With its decidedly different feature set and interface, Renoise stands alone in the world of music production applications; it's not like any regular DAW, and - 'musical spreadsheet' note editor aside - it's unlike most trackers, too. Therefore, even experienced tracker users will need to put in a bit of time to learn the latest Renoise ropes; with our help, that time will be shortened.
These 12 tips will give you plenty of creative juice with which to fuel your, er, Renoise rocket of discovery - work through them methodically, or pick one at random whenever you need a quick blast of inspiration.
Most of the techniques revealed here are focused specifically on the new features and frills added in v3, so many of them may well be a bit bewildering to users of previous versions. Clearly then, such laggards should make upgrading their first priority, closely followed by getting hold of the October 2014 issue of Computer Music (208), which features an in-depth guide to Renoise 3, complete with tutorial videos.
Using Renoise's new Round Robin feature, you can shuffle between all the samples contained within an instrument - useful for applying a touch of realism to live drum samples, for example, or just adding interest and human feel. Simply use overlapping layers in the Keyzones roll-out and select the Cycle or Random Overlap type.
If you're looking to experiment with the mood of a piece, try constraining instruments to a particular scale (Lydian, whole-tone, etc), selectable at the top-right of the Instrument Editor. When recording with this mode enabled, notes entered into the pattern are snapped to the selected scale, the pitches of which are also highlighted on the instrument's virtual keyboard.
Whether you're troubleshooting or just want to visualise the data being sent to and from your MIDI devices, the new MIDI Monitor shows all incoming and outgoing MIDI information in detail. As well as choosing to filter the displayed information down to just note or control change values, for example, you can also limit MIDI inputs to defined note ranges to create keyboard splits.
Enable an instrument's Mono toggle switch to restrict auditioning to just one note at a time. This replaces the old Global Chord feature, which behaved similarly, and is handy for recording monophonic passages without accidentally creating chords.
Until now, Cubic was Renoise's best sample repitching mode, interpolating using a very respectable four sample points. The new Sinc mode, however, takes into account a whopping 64 points, resulting in even smoother, cleaner repitching, albeit at the cost of a fair chunk of CPU overhead.
For reverb with a twist, look no further than the newest Renoise DSP addition, Convolver. This convolution-based reverb aims to mimic realistic spaces, but you can load any sample into it as an impulse response, giving you endless sound design possibilities.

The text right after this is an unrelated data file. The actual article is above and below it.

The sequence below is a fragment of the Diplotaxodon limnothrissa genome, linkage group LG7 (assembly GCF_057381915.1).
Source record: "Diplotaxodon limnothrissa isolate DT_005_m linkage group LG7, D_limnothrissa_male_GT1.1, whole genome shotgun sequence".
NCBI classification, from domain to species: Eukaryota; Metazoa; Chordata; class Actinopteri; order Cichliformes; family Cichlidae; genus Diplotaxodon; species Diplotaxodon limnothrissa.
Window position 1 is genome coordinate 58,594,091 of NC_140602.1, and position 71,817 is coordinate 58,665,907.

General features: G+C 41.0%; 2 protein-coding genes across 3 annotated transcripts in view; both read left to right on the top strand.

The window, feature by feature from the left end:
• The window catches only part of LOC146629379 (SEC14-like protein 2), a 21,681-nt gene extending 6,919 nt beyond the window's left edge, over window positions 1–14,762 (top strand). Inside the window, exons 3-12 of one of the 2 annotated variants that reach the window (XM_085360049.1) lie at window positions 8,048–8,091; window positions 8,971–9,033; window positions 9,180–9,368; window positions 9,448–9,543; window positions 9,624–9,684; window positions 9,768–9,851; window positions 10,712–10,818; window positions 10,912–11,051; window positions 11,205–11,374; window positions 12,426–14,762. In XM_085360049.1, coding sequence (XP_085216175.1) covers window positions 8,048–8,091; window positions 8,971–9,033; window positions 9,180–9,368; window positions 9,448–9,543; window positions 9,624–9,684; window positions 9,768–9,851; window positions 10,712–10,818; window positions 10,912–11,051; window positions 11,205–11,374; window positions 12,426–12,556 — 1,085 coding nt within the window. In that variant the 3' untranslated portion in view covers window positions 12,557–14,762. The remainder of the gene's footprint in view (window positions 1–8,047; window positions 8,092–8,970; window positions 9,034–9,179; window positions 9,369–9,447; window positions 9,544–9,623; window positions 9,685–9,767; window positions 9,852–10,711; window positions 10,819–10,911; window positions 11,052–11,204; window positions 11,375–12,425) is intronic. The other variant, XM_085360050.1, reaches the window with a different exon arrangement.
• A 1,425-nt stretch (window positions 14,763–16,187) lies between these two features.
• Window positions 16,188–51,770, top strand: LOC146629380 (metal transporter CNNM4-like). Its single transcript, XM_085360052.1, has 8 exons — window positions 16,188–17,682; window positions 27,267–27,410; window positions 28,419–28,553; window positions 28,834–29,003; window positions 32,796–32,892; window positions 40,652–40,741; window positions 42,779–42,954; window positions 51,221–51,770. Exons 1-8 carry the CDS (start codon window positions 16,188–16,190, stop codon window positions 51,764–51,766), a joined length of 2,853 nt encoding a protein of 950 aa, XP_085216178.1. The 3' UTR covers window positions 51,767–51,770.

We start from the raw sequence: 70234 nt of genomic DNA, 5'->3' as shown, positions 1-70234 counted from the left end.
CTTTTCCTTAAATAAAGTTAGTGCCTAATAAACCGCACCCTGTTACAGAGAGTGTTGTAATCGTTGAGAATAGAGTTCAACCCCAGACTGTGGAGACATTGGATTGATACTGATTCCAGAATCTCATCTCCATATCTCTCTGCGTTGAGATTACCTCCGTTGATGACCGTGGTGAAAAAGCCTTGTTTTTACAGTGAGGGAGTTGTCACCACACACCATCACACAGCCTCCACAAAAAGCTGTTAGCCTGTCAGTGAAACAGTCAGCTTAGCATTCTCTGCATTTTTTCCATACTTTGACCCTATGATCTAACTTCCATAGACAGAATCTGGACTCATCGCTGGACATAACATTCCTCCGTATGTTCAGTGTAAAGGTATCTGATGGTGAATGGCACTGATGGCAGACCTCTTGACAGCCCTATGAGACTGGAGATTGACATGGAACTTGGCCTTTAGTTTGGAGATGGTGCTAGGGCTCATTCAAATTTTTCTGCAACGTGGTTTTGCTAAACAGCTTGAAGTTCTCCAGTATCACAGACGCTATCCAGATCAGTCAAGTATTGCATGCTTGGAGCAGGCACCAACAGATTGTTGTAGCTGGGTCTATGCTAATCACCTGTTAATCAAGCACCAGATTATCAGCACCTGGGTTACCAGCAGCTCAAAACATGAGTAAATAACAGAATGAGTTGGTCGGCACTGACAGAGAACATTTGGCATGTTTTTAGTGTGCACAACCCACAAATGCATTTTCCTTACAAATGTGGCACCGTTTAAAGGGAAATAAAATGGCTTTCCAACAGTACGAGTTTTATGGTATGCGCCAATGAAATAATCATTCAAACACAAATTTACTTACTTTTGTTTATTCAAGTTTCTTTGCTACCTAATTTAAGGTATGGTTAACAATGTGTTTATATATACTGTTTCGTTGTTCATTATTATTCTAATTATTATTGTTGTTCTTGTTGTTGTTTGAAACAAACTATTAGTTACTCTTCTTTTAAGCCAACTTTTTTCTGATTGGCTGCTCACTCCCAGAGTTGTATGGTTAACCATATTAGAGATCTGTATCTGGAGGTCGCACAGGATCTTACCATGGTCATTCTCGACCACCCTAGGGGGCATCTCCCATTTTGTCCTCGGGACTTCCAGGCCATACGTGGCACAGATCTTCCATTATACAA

I can see clearly
It's long been possible to click a Meta device in the Mixer view and visualise its connections to other devices, but now the process also works in reverse, meaning you can select a device and see other devices that have control over any of its parameters. This functionality is also replicated in the instrument Effects Chains view.
Itchy trigger finger
While quantising notes after the fact isn't a new feature, of course, you now also have the ability to set input quantisation on a per-instrument basis. This means you can jam away live, safe in the knowledge that you'll always be on the beat.
Best of both worlds
The awesome new Modulation Sets and Effects Chains can only be used on samples, alas, so if you find a plugin sound you want to manipulate, there's never been a better time to take advantage of Renoise's powerful Plugin Grabber rendering tool, introduced back in v2.5. Choose the number of samples to be rendered and their length by right-clicking the plugin in the Instrument List and selecting Render Plugin to Instrument.
Tip of the hats
When you want to keep samples out of each other's way, assign them to the same Mute Group in the Instrument Editor. This is especially useful for making closed hi-hats choke open hi-hats in the pursuit of realism.
The trackers of old only had a single effects column with which to perform tricks like arpeggio, sample retriggering and glide, but Renoise boasts eight of them. And if that isn't enough, you can now also use Glide and Slide Pitch Up/Down (Gx, Ux and Dx, respectively, where x is the speed in hexadecimal) in the volume and panning columns.
If you're rocking a second monitor, then take advantage of your extra screen space by detaching the Instrument Editor. Click the Sampler, Plugin or MIDI tab and hit the white diagonal arrow on the right. The same arrow pointing the other way reattaches it.